finished rivet topRiveting is a wonderful, cold connection way to attach polymer to metal.  In this method, the rivets are visible on both sides, so they need to be integrated into the design.

For ideas on how to attach polymer to metal where it’s less visible, or even invisible, please see my blog posts Attaching Polymer to Metal–Part 1: Hot Connections and Attaching Polymer to Metal–Part 2: Cold Connections.

Prepare your rivet by hammering one end of 18 gauge wire into a nail head or balling up one end with a torch.  You can hammer the ball flat if you’d like. To rivet, it’s best to use 18 gauge or thicker wire. Head pins will work, though they’re usually 22 gauge and a bit thin and difficult to work with.

I temporarily adhere the polymer to the metal with Liquid Fusion glue so it doesn’t move while I’m working.  If you get any glue where it’s visible, it’s easy to remove with a wooden toothpick after softening the glue with water.

punching hole in metal

Drill or punch a hole through the metal that’s the same size, or even one gauge smaller, than your wire. It’s important the wire fit very snugly in the hole or it will bend when you hammer it.  In the photo above is a nice punch that makes 12, 14, 16 and 18 gauge holes.

chamfering hole

Chamfer the outside of the hole in the metal with a much larger drill bit or ball bur so the edges are clean and beveled.

chamfered hole

The metal will fill this little beveled hole when you hammer the rivet.

drilling hole in polymer

Drill a hole in your polymer a gauge or two smaller than the wire because polymer is flexible and we need a snug fit.

bolt and ball bur

To protect the ball head on the rivet, buy or make a riveting anvil.  I made one by taking a bolt with a rounded top and drilling a round divet in it with a ball bur.  If your rivet is flat-headed, you can hammer it on a flat steel block.

rivet in divet

I made the divet large enough for my typical, ball-headed rivet and deep enough so most of the ball fits inside.  The top shoulder of the rivet still sticks out.

An anvil will prevent the ball from getting squashed when hammered. It will also burnish the ball and make it shiny.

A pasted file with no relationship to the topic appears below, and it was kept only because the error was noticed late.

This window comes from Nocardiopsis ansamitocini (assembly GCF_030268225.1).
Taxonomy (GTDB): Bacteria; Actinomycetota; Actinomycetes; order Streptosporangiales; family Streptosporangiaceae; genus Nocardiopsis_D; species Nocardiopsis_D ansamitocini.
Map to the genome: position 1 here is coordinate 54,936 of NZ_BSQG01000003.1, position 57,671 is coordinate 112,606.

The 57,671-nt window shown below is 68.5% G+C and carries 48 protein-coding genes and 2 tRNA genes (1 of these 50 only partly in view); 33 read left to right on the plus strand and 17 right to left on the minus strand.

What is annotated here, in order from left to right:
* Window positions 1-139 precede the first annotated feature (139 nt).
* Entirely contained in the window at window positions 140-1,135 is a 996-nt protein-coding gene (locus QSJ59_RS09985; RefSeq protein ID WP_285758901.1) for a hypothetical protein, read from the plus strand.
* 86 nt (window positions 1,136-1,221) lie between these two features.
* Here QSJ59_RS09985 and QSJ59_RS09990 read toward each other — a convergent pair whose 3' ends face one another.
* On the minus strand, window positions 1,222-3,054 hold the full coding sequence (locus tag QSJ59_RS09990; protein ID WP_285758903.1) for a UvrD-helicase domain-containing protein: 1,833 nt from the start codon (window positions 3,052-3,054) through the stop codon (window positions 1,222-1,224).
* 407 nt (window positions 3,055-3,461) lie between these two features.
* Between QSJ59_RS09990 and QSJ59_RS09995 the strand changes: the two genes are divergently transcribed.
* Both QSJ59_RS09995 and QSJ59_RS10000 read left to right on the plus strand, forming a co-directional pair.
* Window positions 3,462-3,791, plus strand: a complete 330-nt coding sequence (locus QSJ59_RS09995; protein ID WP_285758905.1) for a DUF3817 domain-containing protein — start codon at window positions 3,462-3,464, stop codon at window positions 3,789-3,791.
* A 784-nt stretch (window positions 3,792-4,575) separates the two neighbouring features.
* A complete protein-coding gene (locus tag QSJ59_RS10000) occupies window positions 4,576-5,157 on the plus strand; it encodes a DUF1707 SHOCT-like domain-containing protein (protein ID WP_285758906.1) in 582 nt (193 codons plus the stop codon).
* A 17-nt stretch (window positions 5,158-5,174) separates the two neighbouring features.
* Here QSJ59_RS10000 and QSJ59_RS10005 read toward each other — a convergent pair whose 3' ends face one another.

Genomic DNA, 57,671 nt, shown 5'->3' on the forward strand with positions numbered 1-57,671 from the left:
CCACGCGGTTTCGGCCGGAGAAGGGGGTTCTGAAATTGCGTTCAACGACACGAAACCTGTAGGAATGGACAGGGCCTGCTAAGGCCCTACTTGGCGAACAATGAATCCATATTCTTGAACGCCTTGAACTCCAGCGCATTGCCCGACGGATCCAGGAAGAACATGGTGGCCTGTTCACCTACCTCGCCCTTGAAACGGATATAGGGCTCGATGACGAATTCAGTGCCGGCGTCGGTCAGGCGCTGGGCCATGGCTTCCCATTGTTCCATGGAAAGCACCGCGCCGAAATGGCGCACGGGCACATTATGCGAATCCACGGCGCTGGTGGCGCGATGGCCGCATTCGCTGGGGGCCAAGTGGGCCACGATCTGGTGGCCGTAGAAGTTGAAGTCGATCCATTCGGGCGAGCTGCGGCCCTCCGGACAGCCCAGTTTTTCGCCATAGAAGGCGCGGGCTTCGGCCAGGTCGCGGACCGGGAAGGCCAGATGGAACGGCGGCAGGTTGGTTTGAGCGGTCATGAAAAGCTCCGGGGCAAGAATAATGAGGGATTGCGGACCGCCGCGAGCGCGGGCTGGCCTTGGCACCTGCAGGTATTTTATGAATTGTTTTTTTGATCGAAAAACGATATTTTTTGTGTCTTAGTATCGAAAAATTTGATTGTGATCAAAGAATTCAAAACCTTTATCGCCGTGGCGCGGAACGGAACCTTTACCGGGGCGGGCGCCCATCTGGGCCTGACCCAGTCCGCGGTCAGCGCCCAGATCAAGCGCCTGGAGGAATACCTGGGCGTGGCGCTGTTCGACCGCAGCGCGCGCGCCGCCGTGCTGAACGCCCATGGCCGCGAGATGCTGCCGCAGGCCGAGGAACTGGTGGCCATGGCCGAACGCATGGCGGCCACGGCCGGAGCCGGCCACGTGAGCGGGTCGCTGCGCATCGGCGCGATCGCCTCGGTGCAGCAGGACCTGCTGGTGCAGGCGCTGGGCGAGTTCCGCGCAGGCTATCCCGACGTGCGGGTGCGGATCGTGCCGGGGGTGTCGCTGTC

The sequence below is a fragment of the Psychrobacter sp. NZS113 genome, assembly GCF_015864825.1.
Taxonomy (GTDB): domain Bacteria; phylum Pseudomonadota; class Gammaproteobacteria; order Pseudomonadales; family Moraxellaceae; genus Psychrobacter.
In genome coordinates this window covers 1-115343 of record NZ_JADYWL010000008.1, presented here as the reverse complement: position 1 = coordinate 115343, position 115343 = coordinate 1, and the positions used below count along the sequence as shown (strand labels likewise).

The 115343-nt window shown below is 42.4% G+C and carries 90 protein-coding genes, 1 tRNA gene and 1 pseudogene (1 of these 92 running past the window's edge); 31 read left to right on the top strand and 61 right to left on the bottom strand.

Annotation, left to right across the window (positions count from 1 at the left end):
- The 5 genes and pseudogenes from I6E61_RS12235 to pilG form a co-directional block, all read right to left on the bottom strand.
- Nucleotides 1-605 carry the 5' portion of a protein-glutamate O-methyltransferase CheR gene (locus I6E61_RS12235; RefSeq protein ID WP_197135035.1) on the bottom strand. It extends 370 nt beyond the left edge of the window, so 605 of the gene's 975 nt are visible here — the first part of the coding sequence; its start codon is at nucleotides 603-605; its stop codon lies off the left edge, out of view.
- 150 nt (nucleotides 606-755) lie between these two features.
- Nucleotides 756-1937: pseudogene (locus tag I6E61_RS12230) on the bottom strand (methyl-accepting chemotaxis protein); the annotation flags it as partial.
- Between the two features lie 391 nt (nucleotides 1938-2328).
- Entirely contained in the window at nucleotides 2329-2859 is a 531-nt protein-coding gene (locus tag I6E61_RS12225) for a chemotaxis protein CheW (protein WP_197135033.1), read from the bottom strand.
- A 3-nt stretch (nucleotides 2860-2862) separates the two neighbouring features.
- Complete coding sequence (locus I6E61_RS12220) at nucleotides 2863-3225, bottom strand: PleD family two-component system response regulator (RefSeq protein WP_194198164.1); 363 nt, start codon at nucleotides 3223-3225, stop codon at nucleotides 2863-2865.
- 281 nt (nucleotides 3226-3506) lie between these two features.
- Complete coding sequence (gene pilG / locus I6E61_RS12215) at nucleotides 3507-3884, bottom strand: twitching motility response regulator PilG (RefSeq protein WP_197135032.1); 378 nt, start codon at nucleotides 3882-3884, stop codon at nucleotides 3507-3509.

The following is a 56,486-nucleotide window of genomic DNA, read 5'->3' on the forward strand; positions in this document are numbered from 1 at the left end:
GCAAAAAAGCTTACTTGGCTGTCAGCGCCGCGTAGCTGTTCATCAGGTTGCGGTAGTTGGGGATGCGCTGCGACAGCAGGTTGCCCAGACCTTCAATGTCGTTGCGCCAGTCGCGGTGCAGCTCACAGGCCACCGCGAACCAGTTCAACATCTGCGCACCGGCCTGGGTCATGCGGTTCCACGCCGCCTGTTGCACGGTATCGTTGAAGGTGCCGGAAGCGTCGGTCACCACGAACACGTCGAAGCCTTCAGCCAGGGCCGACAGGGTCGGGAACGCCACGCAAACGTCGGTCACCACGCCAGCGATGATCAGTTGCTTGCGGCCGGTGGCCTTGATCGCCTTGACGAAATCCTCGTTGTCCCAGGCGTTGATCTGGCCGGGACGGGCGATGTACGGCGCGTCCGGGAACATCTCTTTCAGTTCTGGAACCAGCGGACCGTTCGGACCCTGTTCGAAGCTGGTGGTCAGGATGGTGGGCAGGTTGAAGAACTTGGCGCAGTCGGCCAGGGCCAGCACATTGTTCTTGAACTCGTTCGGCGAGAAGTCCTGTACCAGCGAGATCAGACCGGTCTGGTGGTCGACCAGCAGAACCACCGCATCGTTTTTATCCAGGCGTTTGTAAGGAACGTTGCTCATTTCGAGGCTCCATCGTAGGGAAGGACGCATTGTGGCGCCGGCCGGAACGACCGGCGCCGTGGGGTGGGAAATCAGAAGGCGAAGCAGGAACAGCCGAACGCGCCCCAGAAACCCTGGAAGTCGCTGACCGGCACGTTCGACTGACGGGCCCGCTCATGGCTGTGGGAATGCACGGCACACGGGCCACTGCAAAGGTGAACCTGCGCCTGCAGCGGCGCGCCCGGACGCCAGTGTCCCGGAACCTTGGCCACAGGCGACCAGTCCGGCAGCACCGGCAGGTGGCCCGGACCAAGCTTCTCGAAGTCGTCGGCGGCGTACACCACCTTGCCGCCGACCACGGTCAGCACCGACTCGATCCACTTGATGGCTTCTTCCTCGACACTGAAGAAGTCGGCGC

padding for anvil

Then, I punched a large hole in a piece of card stock and cut a hole out of a piece of thin foam with scissors.  Layers of fabric work, too.  I threaded the bolt through the card stock and super glued the foam to the paper with the bolt sandwiched in between.

riveting block side view

This allows just the top of the anvil to stick out and gives a cushioned area for my jewelry to rest.

Put your new anvil in a vice.

cut off rivet

Push your rivet through the polymer and metal and trim the end of the wire flat so it sticks up about a millimeter above the metal.  File or sand the end of the wire to remove any cut marks.

Place the ball head of the rivet in the hole in the anvil.

hammers

Hammer the end of the wire with gentle taps using a riveting hammer or the round end of a chasing hammer until the rivet is fairly flat and fills the beveled hole.

Since you’re hammering only the rivet, it shouldn’t affect the polymer.  Avoid hitting the sheet metal.  I make a shield out of a piece of artist’s tape with a hole in it to protect my metal from accidental scratches.  If your rivet is in a tight space, use a screw or a nail with the end filed smooth, or a similar tool, to reach the rivet.

finished rivet back

Sand until it’s level with the metal, feels smooth and doesn’t catch on anything. (The photo above is before sanding.)

finished rivet top

The top view of the finished rivet.